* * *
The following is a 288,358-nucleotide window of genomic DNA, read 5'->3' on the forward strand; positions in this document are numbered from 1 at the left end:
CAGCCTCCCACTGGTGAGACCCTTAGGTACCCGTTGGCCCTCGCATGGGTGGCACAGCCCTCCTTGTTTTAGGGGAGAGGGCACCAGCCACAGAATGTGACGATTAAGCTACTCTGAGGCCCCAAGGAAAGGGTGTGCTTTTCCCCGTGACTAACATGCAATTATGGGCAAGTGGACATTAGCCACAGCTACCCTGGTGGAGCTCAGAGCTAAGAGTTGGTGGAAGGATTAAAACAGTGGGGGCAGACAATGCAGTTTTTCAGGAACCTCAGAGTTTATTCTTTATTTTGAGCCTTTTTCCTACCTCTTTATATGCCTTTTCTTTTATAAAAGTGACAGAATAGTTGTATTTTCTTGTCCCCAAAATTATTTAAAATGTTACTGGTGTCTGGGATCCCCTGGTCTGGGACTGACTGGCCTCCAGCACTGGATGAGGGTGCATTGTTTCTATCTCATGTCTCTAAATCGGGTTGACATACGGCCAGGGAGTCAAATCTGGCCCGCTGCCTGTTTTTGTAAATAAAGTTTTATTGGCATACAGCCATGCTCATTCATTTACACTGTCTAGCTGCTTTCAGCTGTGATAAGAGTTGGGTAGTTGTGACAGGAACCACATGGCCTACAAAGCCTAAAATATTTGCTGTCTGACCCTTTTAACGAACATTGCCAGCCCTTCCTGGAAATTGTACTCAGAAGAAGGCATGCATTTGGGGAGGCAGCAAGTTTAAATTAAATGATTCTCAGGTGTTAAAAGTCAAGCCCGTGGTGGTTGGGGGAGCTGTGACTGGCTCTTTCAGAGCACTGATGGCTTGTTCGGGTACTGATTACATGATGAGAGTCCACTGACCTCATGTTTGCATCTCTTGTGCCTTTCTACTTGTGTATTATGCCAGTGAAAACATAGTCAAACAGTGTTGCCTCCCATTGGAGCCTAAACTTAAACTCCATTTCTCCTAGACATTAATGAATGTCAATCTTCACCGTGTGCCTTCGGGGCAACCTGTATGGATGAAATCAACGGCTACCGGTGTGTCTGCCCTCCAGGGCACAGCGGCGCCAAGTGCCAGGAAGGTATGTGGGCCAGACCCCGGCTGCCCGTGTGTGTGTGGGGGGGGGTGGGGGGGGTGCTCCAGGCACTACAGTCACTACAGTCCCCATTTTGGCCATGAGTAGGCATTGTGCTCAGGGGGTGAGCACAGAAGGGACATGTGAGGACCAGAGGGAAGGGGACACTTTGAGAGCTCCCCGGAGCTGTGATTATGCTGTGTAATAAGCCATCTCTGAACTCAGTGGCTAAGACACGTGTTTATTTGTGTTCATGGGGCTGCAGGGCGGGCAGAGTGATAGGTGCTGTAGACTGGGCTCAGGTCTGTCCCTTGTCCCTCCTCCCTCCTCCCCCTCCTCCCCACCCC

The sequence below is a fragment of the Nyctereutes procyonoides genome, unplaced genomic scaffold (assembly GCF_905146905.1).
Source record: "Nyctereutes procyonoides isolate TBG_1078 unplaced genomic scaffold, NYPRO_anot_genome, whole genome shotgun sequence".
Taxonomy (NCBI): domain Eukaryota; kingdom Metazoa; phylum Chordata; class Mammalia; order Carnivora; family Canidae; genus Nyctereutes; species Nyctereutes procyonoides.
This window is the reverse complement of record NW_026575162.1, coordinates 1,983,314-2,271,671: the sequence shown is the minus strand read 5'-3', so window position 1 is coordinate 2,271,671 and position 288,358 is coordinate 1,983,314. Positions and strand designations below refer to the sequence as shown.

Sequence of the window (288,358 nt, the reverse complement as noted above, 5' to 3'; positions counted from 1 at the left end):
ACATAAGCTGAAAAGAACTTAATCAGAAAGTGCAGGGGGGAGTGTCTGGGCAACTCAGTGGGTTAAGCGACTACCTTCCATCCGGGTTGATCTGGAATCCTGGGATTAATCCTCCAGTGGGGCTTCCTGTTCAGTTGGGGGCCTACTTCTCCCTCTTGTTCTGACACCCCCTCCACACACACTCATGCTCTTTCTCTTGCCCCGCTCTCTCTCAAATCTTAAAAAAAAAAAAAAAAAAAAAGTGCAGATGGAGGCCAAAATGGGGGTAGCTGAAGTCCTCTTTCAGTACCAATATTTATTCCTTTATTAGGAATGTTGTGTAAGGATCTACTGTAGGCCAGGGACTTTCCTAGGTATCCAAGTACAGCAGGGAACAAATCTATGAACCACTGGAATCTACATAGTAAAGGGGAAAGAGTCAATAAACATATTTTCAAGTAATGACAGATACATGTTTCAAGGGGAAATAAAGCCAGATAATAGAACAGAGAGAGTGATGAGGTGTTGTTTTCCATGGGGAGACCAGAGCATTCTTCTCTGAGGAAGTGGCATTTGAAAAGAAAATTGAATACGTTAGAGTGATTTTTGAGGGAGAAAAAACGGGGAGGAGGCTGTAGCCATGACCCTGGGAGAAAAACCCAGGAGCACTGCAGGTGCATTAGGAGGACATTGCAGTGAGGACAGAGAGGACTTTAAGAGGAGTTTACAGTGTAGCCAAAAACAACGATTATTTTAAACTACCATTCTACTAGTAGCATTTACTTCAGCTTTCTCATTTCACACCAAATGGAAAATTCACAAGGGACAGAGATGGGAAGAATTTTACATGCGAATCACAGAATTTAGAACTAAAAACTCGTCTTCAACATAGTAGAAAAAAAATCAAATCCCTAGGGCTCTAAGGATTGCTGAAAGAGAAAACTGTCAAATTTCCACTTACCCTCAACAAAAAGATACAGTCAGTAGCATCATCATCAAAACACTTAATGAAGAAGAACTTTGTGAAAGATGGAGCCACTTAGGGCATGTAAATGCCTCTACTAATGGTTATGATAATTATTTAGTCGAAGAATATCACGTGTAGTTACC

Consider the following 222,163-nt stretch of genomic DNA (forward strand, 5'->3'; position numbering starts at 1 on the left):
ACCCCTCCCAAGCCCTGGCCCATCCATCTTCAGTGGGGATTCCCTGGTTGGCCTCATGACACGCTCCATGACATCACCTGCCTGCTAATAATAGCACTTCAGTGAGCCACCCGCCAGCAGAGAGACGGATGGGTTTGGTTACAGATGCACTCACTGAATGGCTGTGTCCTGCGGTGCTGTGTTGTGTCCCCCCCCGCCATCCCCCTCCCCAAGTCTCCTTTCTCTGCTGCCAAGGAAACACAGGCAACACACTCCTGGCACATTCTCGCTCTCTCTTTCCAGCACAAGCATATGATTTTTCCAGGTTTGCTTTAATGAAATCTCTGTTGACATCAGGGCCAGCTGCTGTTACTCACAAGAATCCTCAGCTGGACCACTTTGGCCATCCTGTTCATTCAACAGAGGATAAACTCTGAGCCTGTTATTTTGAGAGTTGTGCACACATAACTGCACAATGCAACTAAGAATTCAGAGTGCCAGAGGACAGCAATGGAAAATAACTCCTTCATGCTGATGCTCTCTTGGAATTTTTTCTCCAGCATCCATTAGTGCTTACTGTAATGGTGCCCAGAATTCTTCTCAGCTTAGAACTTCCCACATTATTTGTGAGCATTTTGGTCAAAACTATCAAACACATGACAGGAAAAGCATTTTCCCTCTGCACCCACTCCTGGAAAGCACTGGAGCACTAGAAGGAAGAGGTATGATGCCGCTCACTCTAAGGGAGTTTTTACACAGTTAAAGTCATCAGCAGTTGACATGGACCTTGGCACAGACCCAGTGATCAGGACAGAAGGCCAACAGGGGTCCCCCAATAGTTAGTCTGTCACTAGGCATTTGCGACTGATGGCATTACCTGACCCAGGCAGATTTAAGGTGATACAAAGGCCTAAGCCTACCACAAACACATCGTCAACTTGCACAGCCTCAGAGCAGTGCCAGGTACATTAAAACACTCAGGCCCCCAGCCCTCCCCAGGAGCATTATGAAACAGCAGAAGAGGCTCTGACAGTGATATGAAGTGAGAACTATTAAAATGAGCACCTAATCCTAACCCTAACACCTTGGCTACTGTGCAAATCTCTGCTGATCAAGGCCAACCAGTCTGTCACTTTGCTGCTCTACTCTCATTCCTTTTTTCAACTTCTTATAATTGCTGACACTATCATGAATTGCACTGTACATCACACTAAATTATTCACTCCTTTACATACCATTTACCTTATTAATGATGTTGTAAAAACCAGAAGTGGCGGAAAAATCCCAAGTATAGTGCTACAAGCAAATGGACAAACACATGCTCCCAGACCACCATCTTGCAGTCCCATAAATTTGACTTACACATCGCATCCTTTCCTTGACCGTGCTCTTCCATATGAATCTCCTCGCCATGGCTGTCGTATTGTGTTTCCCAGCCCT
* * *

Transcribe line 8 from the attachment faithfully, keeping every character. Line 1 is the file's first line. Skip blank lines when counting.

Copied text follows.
ACATAAGCTGAAAAGAACTTAATCAGAAAGTGCAGGGGGGAGTGTCTGGGCAACTCAGTGGGTTAAGCGACTACCTTCCATCCGGGTTGATCTGGAATCCTGGGATTAATCCTCCAGTGGGGCTTCCTGTTCAGTTGGGGGCCTACTTCTCCCTCTTGTTCTGACACCCCCTCCACACACACTCATGCTCTTTCTCTTGCCCCGCTCTCTCTCAAATCTTAAAAAAAAAAAAAAAAAAAAAGTGCAGATGGAGGCCAAAATGGGGGTAGCTGAAGTCCTCTTTCAGTACCAATATTTATTCCTTTATTAGGAATGTTGTGTAAGGATCTACTGTAGGCCAGGGACTTTCCTAGGTATCCAAGTACAGCAGGGAACAAATCTATGAACCACTGGAATCTACATAGTAAAGGGGAAAGAGTCAATAAACATATTTTCAAGTAATGACAGATACATGTTTCAAGGGGAAATAAAGCCAGATAATAGAACAGAGAGAGTGATGAGGTGTTGTTTTCCATGGGGAGACCAGAGCATTCTTCTCTGAGGAAGTGGCATTTGAAAAGAAAATTGAATACGTTAGAGTGATTTTTGAGGGAGAAAAAACGGGGAGGAGGCTGTAGCCATGACCCTGGGAGAAAAACCCAGGAGCACTGCAGGTGCATTAGGAGGACATTGCAGTGAGGACAGAGAGGACTTTAAGAGGAGTTTACAGTGTAGCCAAAAACAACGATTATTTTAAACTACCATTCTACTAGTAGCATTTACTTCAGCTTTCTCATTTCACACCAAATGGAAAATTCACAAGGGACAGAGATGGGAAGAATTTTACATGCGAATCACAGAATTTAGAACTAAAAACTCGTCTTCAACATAGTAGAAAAAAAATCAAATCCCTAGGGCTCTAAGGATTGCTGAAAGAGAAAACTGTCAAATTTCCACTTACCCTCAACAAAAAGATACAGTCAGTAGCATCATCATCAAAACACTTAATGAAGAAGAACTTTGTGAAAGATGGAGCCACTTAGGGCATGTAAATGCCTCTACTAATGGTTATGATAATTATTTAGTCGAAGAATATCACGTGTAGTTACC